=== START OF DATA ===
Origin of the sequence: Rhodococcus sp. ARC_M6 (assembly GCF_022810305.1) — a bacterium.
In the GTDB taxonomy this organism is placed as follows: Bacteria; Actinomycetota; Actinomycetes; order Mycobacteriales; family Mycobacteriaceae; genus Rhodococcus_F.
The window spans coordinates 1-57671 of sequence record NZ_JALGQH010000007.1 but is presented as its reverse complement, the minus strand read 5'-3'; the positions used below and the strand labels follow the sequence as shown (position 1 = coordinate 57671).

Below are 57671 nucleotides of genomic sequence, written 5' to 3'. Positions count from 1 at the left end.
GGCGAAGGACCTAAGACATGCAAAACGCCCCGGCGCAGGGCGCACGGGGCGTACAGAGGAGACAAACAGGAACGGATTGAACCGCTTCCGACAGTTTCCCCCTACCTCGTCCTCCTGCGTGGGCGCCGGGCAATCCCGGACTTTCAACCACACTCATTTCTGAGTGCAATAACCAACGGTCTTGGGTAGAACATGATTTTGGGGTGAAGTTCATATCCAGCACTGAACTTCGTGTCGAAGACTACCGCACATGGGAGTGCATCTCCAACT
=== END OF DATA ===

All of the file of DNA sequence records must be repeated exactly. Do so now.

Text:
Origin of the sequence: Rhodococcus sp. ARC_M6 (assembly GCF_022810305.1) — a bacterium.
In the GTDB taxonomy this organism is placed as follows: Bacteria; Actinomycetota; Actinomycetes; order Mycobacteriales; family Mycobacteriaceae; genus Rhodococcus_F.
The window spans coordinates 1-57671 of sequence record NZ_JALGQH010000007.1 but is presented as its reverse complement, the minus strand read 5'-3'; the positions used below and the strand labels follow the sequence as shown (position 1 = coordinate 57671).

Below are 57671 nucleotides of genomic sequence, written 5' to 3'. Positions count from 1 at the left end.
GGCGAAGGACCTAAGACATGCAAAACGCCCCGGCGCAGGGCGCACGGGGCGTACAGAGGAGACAAACAGGAACGGATTGAACCGCTTCCGACAGTTTCCCCCTACCTCGTCCTCCTGCGTGGGCGCCGGGCAATCCCGGACTTTCAACCACACTCATTTCTGAGTGCAATAACCAACGGTCTTGGGTAGAACATGATTTTGGGGTGAAGTTCATATCCAGCACTGAACTTCGTGTCGAAGACTACCGCACATGGGAGTGCATCTCCAACT